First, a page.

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Ensure every little crack and crevice around your home is properly sealed off
How many mice living in your house is enough to make you feel uncomfortable? For most, it’s one. Mice are known to carry disease, bacteria and parasites. Breathing in the particles from their droppings or urine can make us sick. Listen, I’m all for coexistence, but that doesn’t mean I want any uninvited guests living in my home with me.
The cold weather will be here before too long — and that’s when mice really want to find a warm place to spend the winter.
So it’s a good idea to go around your home, taking steps to keep them out BEFORE they find a way to enter and move in. Mice can reproduce several times a year, so it won’t take long for one or two mice to become 50 or 60.
How do you know if you’re too late, and they’re already there? Well, mouse droppings are a big one; you might also notice little bites taken out of your food packages; or you may hear them scratching around in your walls and ceilings.
Keeping them out
A sealed home is not only the best way to keep mice out, it’s also the most humane. So what’s the secret? A well-sealed house should do the trick, in most cases. Mice don’t need a lot of wiggle room to sneak in to your home — all it takes is a little crack in your walls. And they’re resilient! They can jump several times their body height and are great climbers. So don’t keep your search to the lower section of your home.
Regardless, you should be doing a perimeter check of your home twice a year. This is when you’ll look for new instances of cracking. Small cracks can likely be filled with an epoxy injection, but for larger cracks (like ones that can fit a coin), you may need to take bigger corrective measures. This helps shore up your defence against rodents, but also water, which is so important.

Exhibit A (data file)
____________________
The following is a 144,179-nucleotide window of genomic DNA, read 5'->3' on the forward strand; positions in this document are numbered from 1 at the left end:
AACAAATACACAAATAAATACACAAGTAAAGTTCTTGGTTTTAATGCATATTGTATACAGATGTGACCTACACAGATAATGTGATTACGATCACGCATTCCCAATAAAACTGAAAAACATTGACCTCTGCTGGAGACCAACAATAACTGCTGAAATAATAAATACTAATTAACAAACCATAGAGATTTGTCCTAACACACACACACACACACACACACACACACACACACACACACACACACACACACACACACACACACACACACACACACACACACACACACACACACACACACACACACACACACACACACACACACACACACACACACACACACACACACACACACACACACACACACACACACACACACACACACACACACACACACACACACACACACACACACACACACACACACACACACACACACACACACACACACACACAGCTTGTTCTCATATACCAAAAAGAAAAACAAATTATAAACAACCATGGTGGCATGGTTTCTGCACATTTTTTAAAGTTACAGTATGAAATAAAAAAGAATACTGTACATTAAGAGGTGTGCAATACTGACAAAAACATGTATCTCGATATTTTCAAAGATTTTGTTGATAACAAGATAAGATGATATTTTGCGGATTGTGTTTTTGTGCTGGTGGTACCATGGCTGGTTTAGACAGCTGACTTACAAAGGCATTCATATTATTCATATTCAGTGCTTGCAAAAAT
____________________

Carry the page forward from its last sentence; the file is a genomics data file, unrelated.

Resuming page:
If your home has a chimney, have a chimney cap installed to keep all kinds of critters out. I don’t like seeing organic materials dumped directly next to a home’s foundation, because it can allow water penetration. In the case of mulch, compost and firewood, they provide nice places for a mouse to hide, so keep them farther away from your home.
And while you’re doing your perimeter check, your doors and windows will need attention, too. Any instances of crumbling or missing caulking and weatherstripping should be replaced immediately. Again, this doesn’t just keep the mice out, it also helps reduce drafts in your home — which can account for 30 per cent of your home’s heat loss.
Finally, clean up the clutter — including in your basement and garage. Mice love mess. It gives them a place to hide and plenty of materials to make a nest out of. Keep any dry, loose food in sealed containers — and that includes your pet food.
Evicting your unwanted tenants
We love it, but mice can’t stand the smell of peppermint. So if your home is mouse free, you can buy non-toxic repellents that are infused with mint to keep them at bay. However, it the mice are already in the house, this won’t necessarily get rid of them. So what do you do next?
I’ve heard about homeowners using electrical devices that emit sound to get rid of mice, but these don’t tend to work. Eventually, a mouse will just get used to the sound.
You could use rodenticide, but I really don’t like that as a solution. For one thing, I have a dog, and I’d hate for him to accidentally ingest something that will hurt him. For another, when mice are poisoned, they’ll typically die somewhere inaccessible — like inside your wall. Do you want to be smelling dozens of dead mice? I didn’t think so. Health Canada has regulations restricting their use, so it’s not something I’d want to handle on my own, anyway.
The best way to deal with a mouse problem is to bring in a pro. They can deal with the problem, and show you how they entered your home in the first place.
Mike has been making it right for homeowners for over 15 years on television. To learn more, visit makeitright.ca
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